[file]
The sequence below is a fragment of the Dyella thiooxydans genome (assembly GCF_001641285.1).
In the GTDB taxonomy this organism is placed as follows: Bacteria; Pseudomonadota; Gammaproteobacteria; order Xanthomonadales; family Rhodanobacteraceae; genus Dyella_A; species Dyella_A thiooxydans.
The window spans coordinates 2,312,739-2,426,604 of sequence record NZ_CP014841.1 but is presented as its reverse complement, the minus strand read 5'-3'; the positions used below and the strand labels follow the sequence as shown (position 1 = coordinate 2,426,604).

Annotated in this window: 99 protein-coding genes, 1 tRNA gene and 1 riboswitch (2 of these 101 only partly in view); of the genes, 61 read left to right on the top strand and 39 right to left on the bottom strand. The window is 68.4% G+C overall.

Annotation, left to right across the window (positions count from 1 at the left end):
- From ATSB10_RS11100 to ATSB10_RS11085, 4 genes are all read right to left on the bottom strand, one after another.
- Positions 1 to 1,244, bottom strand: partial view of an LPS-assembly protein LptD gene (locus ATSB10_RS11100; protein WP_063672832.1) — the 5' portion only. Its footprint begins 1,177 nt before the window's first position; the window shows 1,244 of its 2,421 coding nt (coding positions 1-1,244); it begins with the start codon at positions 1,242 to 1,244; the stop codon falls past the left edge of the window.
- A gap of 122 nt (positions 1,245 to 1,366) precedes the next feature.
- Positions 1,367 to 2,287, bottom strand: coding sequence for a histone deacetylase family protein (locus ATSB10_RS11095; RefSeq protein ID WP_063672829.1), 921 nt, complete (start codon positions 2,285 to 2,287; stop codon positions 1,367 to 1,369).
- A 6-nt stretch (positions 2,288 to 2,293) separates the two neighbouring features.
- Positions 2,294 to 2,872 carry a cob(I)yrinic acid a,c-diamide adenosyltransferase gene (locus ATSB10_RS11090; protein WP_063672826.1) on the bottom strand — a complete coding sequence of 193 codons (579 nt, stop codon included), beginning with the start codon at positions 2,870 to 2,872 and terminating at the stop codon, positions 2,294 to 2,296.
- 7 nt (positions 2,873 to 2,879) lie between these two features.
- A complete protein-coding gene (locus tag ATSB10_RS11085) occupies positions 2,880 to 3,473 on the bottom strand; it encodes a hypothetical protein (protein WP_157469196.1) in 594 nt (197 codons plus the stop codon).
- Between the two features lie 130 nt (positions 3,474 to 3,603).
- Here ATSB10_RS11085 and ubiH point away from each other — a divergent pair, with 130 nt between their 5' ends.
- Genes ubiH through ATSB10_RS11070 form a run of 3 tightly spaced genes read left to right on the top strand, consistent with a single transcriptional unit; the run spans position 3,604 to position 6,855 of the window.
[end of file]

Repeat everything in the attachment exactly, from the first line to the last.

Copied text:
The sequence below is a fragment of the Dyella thiooxydans genome (assembly GCF_001641285.1).
In the GTDB taxonomy this organism is placed as follows: Bacteria; Pseudomonadota; Gammaproteobacteria; order Xanthomonadales; family Rhodanobacteraceae; genus Dyella_A; species Dyella_A thiooxydans.
The window spans coordinates 2,312,739-2,426,604 of sequence record NZ_CP014841.1 but is presented as its reverse complement, the minus strand read 5'-3'; the positions used below and the strand labels follow the sequence as shown (position 1 = coordinate 2,426,604).

Annotated in this window: 99 protein-coding genes, 1 tRNA gene and 1 riboswitch (2 of these 101 only partly in view); of the genes, 61 read left to right on the top strand and 39 right to left on the bottom strand. The window is 68.4% G+C overall.

Annotation, left to right across the window (positions count from 1 at the left end):
- From ATSB10_RS11100 to ATSB10_RS11085, 4 genes are all read right to left on the bottom strand, one after another.
- Positions 1 to 1,244, bottom strand: partial view of an LPS-assembly protein LptD gene (locus ATSB10_RS11100; protein WP_063672832.1) — the 5' portion only. Its footprint begins 1,177 nt before the window's first position; the window shows 1,244 of its 2,421 coding nt (coding positions 1-1,244); it begins with the start codon at positions 1,242 to 1,244; the stop codon falls past the left edge of the window.
- A gap of 122 nt (positions 1,245 to 1,366) precedes the next feature.
- Positions 1,367 to 2,287, bottom strand: coding sequence for a histone deacetylase family protein (locus ATSB10_RS11095; RefSeq protein ID WP_063672829.1), 921 nt, complete (start codon positions 2,285 to 2,287; stop codon positions 1,367 to 1,369).
- A 6-nt stretch (positions 2,288 to 2,293) separates the two neighbouring features.
- Positions 2,294 to 2,872 carry a cob(I)yrinic acid a,c-diamide adenosyltransferase gene (locus ATSB10_RS11090; protein WP_063672826.1) on the bottom strand — a complete coding sequence of 193 codons (579 nt, stop codon included), beginning with the start codon at positions 2,870 to 2,872 and terminating at the stop codon, positions 2,294 to 2,296.
- 7 nt (positions 2,873 to 2,879) lie between these two features.
- A complete protein-coding gene (locus tag ATSB10_RS11085) occupies positions 2,880 to 3,473 on the bottom strand; it encodes a hypothetical protein (protein WP_157469196.1) in 594 nt (197 codons plus the stop codon).
- Between the two features lie 130 nt (positions 3,474 to 3,603).
- Here ATSB10_RS11085 and ubiH point away from each other — a divergent pair, with 130 nt between their 5' ends.
- Genes ubiH through ATSB10_RS11070 form a run of 3 tightly spaced genes read left to right on the top strand, consistent with a single transcriptional unit; the run spans position 3,604 to position 6,855 of the window.